Economist tells Boca seminar there is no real estate bubble

More than 50 people turned out for an investor seminar recently hosted by Keyes Company/Realtors and held at Belaire Boca, a community of luxury condominiums and townhomes in Boca Raton.

The featured speaker for the evening was David Lereah, senior vice president/chief economist for the National Association of Realtors. Lereah is also the author of “Why The Real Estate Boom Will Not Bust & How You Can Profit From It: How To Build Wealth In Today’s Expanding Real Estate Market.”

Lereah was quick to make his message clear: “You don’t need a boom for real estate to roar. The real estate boom is over but the real estate expansion is still here.” Although homes are not selling as quickly right now, prices are still up. “There are no real estate bubbles, only balloons that expand and contract,” he said.

Lereah substantiated that good news by presenting numerous facts. The 14-year real estate expansion (1991-2005) resulted in a U.S. mortgage market that increased tenfold during that time. Low mortgage rates resulted in a refinancing boom, as consumers became more comfortable with the process.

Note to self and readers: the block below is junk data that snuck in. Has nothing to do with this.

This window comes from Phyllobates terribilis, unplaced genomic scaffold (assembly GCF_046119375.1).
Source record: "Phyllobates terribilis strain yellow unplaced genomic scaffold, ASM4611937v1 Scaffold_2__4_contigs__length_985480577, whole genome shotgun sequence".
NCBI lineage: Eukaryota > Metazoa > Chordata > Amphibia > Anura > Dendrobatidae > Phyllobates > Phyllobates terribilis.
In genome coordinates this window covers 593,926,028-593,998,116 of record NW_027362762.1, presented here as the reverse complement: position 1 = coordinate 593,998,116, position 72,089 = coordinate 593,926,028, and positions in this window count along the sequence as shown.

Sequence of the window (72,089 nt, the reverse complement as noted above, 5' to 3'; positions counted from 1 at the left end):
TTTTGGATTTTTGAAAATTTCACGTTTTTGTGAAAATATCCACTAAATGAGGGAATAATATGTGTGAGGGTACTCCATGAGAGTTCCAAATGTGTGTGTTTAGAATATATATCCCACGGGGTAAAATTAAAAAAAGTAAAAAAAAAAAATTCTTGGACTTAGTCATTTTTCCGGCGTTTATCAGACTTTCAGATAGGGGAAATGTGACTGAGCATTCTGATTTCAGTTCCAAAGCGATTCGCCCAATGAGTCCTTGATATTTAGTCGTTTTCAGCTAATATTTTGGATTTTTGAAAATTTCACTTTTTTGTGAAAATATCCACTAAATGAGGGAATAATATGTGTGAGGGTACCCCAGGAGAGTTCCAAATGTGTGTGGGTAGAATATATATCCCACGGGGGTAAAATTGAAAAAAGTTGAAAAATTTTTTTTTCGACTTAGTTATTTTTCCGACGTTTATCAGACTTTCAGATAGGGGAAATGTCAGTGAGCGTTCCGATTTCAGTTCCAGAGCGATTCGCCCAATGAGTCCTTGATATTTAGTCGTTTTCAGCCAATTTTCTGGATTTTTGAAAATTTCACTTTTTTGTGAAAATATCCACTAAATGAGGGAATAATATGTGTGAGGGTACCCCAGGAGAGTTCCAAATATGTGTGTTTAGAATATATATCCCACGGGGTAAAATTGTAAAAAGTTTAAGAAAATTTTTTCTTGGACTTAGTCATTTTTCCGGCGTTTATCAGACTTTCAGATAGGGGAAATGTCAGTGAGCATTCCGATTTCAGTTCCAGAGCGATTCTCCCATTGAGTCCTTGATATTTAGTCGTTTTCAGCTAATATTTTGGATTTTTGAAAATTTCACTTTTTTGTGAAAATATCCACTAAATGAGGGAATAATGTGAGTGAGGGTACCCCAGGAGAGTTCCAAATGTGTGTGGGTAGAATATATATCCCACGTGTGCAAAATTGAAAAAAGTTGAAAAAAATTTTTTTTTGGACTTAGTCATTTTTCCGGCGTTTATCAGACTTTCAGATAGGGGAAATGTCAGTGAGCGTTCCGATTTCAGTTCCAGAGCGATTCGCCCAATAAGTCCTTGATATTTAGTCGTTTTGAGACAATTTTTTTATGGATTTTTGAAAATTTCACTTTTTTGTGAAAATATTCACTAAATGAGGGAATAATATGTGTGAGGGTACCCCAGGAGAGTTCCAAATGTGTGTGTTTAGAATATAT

He said the real estate boom was caused by factors such as lenders being able to reduce financing costs; baby boomers reaching their peak earning years and trading up or buying second, third and vacation homes.

“Forty percent of all home sales in 2005 were second homes – investment properties and vacation homes – compared to about 9 percent 10 years ago,” Lereah said.

Baby boomer children are in their first-time home buying years, and immigrants have also impacted home sales across the nation.

“Real estate is not an irrational investment, but speculators purchased irrationally during the boom, especially in areas like Miami. This drove prices up, and many speculators took out interest-only loans. This produced a vulnerable real estate market,” Lereah explained. “In 2006, we are cleansing the market of speculation.”

In 2007, Lereah believes that the real estate market will continue to expand even if mortgage rates increase to 7 percent. “That is still low,” he said.

Buying real estate has advantages, too. “It is the most leveraged asset and there are tax advantages…Real estate needs to play a role in your investment and retirement portfolio. You should diversify,” Lereah said.

He added that he is bullish on Florida, Arizona and Nevada because of even greater population increases. “The law of supply and demand works.”

All of Lereah’s real estate investments are in condominiums and townhomes because he doesn’t want to be involved in maintaining them. “If you’re Mr. Fix It, then it’s okay to invest in a single-family home,” he said.

Lereah also pointed out that he has invested in several condominium conversions. “Condo conversions are good because the property is already there.”